Failed GERD Surgery

Failed GERD Surgery occurs when a patient redevelops severe symptoms of gastroesophageal reflux disease (GERD) after having an initial successful Antireflux procedure i.e. Nissen, Toupet or Watson fundoplication (wrap). Typically the patient notices the reoccurrence of symptoms of GERD that brought them to surgery the first time.

What causes Antireflux Surgery to fail?

It’s important to remember that Antireflux Surgery is a reconstructive procedure recreating a barrier between the esophagus and stomach. Unlike traditional general surgical procedures no body parts are removed (appendix or gallbladder). During the initial Antireflux Surgery the surgeon uses the stomach and muscles of the diaphragm to reconstruct the valve or lower esophageal sphincter (LES). In some people the tissue may stretch or give over time. In addition the majority of patients have a hiatal hernia. Some patients have a genetic predisposition to develop hernias because of weak tissues or poor healing. This area of the body is dynamic, moving with every breath and this constant motion may be a factor in weakening the initial repair. The technique of the initial surgery may lead to recurrent GERD symptoms. For example the fundoplication (wrap) can be too tight or too long causing trouble swallowing (dysphagia), or too loose causing persistent esophageal reflux.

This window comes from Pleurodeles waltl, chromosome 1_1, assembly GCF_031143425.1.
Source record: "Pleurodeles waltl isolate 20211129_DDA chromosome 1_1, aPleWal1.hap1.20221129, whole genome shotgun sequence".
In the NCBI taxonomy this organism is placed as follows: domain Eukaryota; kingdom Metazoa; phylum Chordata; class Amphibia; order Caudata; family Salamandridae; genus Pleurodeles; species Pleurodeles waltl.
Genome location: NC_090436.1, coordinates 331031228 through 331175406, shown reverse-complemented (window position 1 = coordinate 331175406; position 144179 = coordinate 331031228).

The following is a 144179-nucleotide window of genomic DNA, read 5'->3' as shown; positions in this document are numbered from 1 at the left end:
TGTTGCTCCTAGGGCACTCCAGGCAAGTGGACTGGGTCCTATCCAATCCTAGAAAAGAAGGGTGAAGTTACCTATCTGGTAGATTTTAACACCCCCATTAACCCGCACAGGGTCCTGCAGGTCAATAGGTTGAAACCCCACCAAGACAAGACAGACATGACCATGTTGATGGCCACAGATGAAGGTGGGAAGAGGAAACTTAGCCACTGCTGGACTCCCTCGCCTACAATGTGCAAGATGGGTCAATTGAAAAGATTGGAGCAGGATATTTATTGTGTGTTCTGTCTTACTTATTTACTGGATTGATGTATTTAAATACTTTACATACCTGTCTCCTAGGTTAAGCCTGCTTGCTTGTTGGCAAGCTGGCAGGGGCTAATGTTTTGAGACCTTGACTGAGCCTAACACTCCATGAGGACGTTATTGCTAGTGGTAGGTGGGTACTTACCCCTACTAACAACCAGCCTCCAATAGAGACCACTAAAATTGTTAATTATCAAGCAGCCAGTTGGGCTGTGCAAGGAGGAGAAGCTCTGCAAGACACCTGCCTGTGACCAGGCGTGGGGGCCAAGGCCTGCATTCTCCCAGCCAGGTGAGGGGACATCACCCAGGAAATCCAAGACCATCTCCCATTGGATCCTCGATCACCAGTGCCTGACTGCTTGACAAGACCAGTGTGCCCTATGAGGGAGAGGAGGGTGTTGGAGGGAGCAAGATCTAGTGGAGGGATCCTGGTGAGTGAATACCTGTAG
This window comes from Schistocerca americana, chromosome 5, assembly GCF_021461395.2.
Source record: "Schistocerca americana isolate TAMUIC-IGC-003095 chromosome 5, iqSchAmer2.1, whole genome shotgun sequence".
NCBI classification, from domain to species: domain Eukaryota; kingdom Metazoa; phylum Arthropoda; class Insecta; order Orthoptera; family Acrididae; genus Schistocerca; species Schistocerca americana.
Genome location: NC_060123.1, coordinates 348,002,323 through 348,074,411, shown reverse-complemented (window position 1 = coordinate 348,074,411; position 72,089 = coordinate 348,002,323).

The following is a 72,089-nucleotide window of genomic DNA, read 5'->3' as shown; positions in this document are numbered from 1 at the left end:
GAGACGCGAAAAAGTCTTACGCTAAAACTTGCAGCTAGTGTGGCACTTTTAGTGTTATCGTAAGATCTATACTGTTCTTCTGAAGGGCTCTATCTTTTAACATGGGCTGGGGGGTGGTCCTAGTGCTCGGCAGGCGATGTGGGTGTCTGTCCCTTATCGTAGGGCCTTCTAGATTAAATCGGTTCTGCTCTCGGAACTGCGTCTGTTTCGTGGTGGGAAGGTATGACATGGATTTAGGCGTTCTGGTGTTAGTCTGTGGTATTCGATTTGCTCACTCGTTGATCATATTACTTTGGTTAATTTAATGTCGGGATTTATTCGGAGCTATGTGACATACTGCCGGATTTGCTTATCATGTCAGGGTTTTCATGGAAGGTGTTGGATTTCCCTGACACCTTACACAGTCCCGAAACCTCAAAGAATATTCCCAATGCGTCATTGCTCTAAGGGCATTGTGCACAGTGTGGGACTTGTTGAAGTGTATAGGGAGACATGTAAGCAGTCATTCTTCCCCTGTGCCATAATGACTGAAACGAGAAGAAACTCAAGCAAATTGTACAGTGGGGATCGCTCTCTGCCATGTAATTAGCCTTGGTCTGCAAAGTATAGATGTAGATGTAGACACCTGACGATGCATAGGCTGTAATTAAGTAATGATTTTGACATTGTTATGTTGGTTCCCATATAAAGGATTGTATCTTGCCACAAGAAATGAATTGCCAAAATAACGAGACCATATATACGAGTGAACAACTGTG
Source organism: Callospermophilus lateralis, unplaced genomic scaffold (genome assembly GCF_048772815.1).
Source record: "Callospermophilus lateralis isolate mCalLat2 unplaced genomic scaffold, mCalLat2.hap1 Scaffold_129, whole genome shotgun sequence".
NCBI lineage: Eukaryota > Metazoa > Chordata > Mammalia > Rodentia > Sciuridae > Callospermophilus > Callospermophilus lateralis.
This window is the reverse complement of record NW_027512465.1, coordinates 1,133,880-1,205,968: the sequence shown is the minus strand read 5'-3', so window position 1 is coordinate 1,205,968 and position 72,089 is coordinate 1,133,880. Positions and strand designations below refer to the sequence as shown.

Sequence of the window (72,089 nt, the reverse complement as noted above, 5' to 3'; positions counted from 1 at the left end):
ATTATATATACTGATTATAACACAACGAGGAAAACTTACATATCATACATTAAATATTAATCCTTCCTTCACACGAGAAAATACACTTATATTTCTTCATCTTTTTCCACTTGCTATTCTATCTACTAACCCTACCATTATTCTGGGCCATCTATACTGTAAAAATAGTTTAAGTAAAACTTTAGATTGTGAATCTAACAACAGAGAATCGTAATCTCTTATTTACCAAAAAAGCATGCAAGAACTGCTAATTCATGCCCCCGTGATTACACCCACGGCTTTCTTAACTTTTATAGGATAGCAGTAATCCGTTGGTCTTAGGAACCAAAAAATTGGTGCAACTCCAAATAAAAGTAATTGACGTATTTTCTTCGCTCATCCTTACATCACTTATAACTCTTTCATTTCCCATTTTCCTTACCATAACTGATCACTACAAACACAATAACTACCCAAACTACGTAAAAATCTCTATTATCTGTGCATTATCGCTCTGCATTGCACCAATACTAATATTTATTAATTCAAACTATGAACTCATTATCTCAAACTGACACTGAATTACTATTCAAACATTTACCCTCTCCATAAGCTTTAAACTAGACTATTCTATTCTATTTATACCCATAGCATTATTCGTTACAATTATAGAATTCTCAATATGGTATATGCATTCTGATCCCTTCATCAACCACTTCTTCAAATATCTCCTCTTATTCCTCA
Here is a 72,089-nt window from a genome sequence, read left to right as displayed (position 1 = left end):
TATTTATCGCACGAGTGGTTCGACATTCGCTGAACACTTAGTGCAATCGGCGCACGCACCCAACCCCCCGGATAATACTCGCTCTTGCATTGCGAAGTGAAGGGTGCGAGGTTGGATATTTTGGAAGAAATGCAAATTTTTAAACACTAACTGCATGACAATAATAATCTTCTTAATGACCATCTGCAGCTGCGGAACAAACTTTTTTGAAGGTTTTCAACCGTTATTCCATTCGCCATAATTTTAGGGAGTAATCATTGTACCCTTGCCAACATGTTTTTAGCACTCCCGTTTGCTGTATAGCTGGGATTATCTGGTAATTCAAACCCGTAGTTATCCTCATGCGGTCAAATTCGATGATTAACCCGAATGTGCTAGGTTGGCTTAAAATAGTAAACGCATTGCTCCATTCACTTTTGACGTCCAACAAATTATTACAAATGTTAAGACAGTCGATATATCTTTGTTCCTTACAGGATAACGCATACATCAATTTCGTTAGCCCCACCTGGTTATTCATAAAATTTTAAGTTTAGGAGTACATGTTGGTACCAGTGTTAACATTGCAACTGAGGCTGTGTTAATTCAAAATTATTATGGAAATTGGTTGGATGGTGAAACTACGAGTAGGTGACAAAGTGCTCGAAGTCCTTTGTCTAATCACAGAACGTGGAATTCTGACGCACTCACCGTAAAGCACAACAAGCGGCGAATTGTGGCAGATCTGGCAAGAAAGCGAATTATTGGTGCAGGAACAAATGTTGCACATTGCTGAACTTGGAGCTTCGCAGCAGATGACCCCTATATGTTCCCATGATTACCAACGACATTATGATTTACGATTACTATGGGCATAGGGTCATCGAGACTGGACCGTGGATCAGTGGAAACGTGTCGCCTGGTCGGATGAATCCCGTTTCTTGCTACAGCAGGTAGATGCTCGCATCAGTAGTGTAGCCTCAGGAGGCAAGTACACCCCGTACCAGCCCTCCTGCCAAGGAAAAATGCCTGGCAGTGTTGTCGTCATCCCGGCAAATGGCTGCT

Symptoms and Diagnosis

Recurring symptoms of Severe GERD are the earmark of a Failed Antireflux Surgery. Some of these symptoms may include choking, coughing, aspiration, pneumonia, asthma, voice changes, recurrent sinusitis and heartburn. These symptoms may be particularly worse at night.

If a patient’s hiatal hernia comes back, and the wrap slips up above the diaphragm, they can develop a paraesophageal hernia. These hernias are at risk for strangulation. This potentially life threatening problem may produce symptoms of chest pain or trouble swallowing (dysphagia).

How is Failed GERD Surgery treated?

Failed Antireflux Surgery is treated with laparoscopic revision or redo surgery. In this procedure we correct the failed component or components of the initial Antireflux Surgery. It may be appropriate to use Stretta or Endostim in these cases. Your surgeon will assess your case and provide the best treatment advice

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